Brechin (AKA North Port), Glen Albyn, Glenury Royal and Millburn distilleries are now sadly defunct distilleries. The precious liquid from these distilleries is hard to come by and very often the price is prohibitively expensive. What do these distilleries have in common then?
Well, here at Jeffrey st. Whisky & Tobacco we included whisky from those much missed distilleries and put together a tasting for you to enjoy. This could be your only chance to try these historic and very rare single malts.
Find out more about the lost distilleries below.
Brechin (North Port)
This distillery was started by two entreprenurial brothers in 1820, three years prior to 1823 when the Excise Act was passed. Originally the distillery was called Townhead distillery but was renamed Brechin distillery on the same year the Excise Act was passed.
The distillery continued to operate without issues and it was renamed North Port in 1839. The choice of name came from the local gate ('Port') that once stood very close to the site of the distillery. The owners decided to rename the distillery not to cause confusion with the newly built Glencadam distillery. Its annual capacity was estimated to be 100 thousand gallons per year. It faced difficulties during the Pattison Crisis but kept on distilling until 1914 when it was ordered to stop distilling by the government due to grain shortages during WWI.
DCL purchased the distillery in 1822 and sold it to one of its subsidiaries six years later. From the year it was sold by DCL and until 1948 no distillation took place at Brechin (or should we say north Port distillery?) the buildings were used to house Polish troops during WWII. Once distillation resumed, production continued until 1970 when the distillery was refurbished. Production carried on and in 1983 the distillery was mothballed due to the lack of demand for Scotch whisky around the globe. That closure was permanent and North Port never re opened its doors.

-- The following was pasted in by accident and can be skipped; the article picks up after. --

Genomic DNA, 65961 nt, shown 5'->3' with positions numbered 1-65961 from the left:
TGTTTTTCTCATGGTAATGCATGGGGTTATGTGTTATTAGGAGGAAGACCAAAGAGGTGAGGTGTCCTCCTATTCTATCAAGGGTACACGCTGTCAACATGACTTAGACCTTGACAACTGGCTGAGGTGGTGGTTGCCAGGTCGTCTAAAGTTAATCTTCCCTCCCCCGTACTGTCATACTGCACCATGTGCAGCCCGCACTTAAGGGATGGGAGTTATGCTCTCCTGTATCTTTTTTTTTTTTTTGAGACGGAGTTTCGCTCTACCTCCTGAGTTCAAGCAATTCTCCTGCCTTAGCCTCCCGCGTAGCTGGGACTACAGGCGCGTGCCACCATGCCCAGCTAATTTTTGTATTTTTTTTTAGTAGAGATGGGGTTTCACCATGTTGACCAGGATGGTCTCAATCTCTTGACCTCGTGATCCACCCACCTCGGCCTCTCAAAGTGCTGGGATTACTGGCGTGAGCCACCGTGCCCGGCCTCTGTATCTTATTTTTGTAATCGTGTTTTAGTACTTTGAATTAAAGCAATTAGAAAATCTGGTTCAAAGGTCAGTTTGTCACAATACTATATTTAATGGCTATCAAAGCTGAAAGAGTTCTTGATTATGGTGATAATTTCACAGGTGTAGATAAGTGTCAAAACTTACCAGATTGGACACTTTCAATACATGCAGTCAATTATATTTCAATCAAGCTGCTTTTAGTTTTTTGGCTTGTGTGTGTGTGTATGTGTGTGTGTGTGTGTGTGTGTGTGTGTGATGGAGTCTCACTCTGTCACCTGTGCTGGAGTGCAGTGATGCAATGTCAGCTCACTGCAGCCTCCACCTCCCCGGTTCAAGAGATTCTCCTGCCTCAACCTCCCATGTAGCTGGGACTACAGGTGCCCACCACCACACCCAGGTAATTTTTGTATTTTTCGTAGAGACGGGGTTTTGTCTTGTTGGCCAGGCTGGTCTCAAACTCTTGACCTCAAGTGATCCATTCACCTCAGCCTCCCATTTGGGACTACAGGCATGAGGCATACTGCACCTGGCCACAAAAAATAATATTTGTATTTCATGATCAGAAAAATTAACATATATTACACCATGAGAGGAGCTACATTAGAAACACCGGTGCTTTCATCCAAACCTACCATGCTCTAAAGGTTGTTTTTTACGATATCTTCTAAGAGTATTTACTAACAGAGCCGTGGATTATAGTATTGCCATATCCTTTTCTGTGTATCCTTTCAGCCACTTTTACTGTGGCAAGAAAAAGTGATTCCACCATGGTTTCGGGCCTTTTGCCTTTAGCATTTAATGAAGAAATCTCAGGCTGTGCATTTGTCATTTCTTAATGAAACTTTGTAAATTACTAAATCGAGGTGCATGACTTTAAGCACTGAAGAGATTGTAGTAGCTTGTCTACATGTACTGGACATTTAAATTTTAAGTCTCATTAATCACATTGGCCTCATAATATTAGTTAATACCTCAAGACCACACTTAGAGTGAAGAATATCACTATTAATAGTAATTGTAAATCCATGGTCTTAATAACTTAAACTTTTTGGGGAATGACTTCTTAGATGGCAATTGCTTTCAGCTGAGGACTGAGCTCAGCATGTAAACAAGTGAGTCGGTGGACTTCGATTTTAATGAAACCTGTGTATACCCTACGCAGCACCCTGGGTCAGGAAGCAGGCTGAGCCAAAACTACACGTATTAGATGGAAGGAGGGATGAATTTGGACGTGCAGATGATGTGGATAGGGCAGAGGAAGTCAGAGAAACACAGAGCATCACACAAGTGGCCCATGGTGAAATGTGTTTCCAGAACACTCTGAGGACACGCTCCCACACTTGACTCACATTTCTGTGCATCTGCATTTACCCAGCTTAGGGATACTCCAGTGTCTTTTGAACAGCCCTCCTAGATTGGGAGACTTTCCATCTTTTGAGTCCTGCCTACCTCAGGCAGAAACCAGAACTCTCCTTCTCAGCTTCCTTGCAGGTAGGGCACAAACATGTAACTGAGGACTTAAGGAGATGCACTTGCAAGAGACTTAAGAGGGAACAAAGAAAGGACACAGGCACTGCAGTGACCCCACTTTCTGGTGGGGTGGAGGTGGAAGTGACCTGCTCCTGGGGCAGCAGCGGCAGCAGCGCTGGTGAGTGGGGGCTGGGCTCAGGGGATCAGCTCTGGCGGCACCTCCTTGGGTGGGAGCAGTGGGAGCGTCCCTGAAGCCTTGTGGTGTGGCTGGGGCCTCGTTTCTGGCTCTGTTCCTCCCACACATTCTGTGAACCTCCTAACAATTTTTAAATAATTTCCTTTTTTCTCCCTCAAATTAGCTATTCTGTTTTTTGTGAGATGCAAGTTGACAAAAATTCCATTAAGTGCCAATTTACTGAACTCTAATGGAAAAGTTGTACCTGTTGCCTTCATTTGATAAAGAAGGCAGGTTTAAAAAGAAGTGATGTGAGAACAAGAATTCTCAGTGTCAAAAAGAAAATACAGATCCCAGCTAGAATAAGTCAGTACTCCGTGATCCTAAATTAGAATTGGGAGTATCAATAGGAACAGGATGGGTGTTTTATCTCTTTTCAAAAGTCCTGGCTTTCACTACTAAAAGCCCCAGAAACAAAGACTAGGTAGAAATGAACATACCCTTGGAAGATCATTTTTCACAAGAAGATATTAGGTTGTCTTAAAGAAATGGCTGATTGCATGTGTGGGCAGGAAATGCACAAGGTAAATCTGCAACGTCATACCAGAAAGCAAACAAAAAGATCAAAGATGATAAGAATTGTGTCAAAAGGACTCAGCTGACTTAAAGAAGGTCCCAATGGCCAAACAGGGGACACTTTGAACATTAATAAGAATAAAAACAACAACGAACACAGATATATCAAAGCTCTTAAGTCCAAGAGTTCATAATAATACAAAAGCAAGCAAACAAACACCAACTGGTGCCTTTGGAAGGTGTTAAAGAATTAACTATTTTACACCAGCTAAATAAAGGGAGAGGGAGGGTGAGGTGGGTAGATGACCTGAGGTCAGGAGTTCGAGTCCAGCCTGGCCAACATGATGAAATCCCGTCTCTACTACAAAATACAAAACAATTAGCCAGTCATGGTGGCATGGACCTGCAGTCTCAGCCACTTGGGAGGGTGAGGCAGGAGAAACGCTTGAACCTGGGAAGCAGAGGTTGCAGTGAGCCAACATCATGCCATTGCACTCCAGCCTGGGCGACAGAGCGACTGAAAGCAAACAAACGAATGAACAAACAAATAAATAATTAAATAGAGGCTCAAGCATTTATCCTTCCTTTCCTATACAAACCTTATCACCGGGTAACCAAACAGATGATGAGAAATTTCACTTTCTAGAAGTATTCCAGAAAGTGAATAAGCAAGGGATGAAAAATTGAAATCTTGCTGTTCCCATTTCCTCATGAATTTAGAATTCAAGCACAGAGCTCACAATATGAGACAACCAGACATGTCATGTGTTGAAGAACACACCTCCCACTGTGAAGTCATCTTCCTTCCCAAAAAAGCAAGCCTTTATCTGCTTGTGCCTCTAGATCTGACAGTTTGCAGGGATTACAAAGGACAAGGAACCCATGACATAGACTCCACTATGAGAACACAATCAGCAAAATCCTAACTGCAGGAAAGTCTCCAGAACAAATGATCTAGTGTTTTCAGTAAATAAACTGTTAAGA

This Inverness distillery operated with some interruptions between 1846 and 1983. It was founded by the Lord Provost of Inverness who ran the distillery for some 6 years. The site where Glen Albyn was erected was supplied by the Caledonian canal and the Highland Railway. The distillery was converted into a flour mill by its founder after just six years. The mill did not succeed and the site was converted into a distillery again in 1884. The then owner of the distillery sold it in 1891 and formed a partnership with famous Leith blender Charles Mackinlay. They built Glen Mhor distillery next to Glen Albyn in 1891
This partnership proved successful and it acquired Glen Albyn in 1920. Both distilleries operated successfully and while Glen Mhor whisky was often sold as a single malt, the bulk of Glen Albyn's production was sold to blenders.
Both distilleries were innovators and pioneered the introduction of Saladin boxes to malt barley on site. The mighty DCL acquired both sites in 1972 but could not keep them open beyond 1983 during the global downturn and lack of demand for Scotch whisky. The equipment at Glen Albyn was removed and taken to a different distillery and the site was eventually demolished. A shopping centre was eventually built where Glen Albyn and Glen Mhor once stood.